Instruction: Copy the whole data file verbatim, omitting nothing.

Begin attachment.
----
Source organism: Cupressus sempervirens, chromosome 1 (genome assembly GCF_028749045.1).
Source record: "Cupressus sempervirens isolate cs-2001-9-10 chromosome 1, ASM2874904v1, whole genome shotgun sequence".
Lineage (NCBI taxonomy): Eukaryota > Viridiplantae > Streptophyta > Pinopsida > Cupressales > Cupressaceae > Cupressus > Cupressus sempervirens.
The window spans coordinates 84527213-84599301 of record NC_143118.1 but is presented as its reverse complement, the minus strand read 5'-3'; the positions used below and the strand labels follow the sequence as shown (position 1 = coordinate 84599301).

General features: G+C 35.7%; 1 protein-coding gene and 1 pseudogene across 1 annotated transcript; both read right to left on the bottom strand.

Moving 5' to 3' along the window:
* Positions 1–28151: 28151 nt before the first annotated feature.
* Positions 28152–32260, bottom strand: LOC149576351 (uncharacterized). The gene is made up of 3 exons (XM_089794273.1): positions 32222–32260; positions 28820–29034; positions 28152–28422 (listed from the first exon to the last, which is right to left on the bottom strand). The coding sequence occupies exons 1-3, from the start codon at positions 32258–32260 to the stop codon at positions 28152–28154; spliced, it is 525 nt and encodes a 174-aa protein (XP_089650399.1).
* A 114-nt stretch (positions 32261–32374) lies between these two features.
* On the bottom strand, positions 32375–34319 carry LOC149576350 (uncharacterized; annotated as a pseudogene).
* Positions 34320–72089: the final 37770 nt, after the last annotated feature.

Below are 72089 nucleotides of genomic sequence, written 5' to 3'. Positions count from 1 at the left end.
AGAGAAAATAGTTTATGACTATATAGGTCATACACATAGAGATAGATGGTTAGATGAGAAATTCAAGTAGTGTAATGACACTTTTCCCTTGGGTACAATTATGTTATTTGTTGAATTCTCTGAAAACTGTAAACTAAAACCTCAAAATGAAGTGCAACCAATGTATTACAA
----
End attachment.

Source organism: Cupressus sempervirens, chromosome 1 (genome assembly GCF_028749045.1).
Source record: "Cupressus sempervirens isolate cs-2001-9-10 chromosome 1, ASM2874904v1, whole genome shotgun sequence".
Lineage (NCBI taxonomy): Eukaryota > Viridiplantae > Streptophyta > Pinopsida > Cupressales > Cupressaceae > Cupressus > Cupressus sempervirens.
The window spans coordinates 84527213-84599301 of record NC_143118.1 but is presented as its reverse complement, the minus strand read 5'-3'; the positions used below and the strand labels follow the sequence as shown (position 1 = coordinate 84599301).

General features: G+C 35.7%; 1 protein-coding gene and 1 pseudogene across 1 annotated transcript; both read right to left on the bottom strand.

Moving 5' to 3' along the window:
* Positions 1–28151: 28151 nt before the first annotated feature.
* Positions 28152–32260, bottom strand: LOC149576351 (uncharacterized). The gene is made up of 3 exons (XM_089794273.1): positions 32222–32260; positions 28820–29034; positions 28152–28422 (listed from the first exon to the last, which is right to left on the bottom strand). The coding sequence occupies exons 1-3, from the start codon at positions 32258–32260 to the stop codon at positions 28152–28154; spliced, it is 525 nt and encodes a 174-aa protein (XP_089650399.1).
* A 114-nt stretch (positions 32261–32374) lies between these two features.
* On the bottom strand, positions 32375–34319 carry LOC149576350 (uncharacterized; annotated as a pseudogene).
* Positions 34320–72089: the final 37770 nt, after the last annotated feature.

Below are 72089 nucleotides of genomic sequence, written 5' to 3'. Positions count from 1 at the left end.
AGAGAAAATAGTTTATGACTATATAGGTCATACACATAGAGATAGATGGTTAGATGAGAAATTCAAGTAGTGTAATGACACTTTTCCCTTGGGTACAATTATGTTATTTGTTGAATTCTCTGAAAACTGTAAACTAAAACCTCAAAATGAAGTGCAACCAATGTATTACAA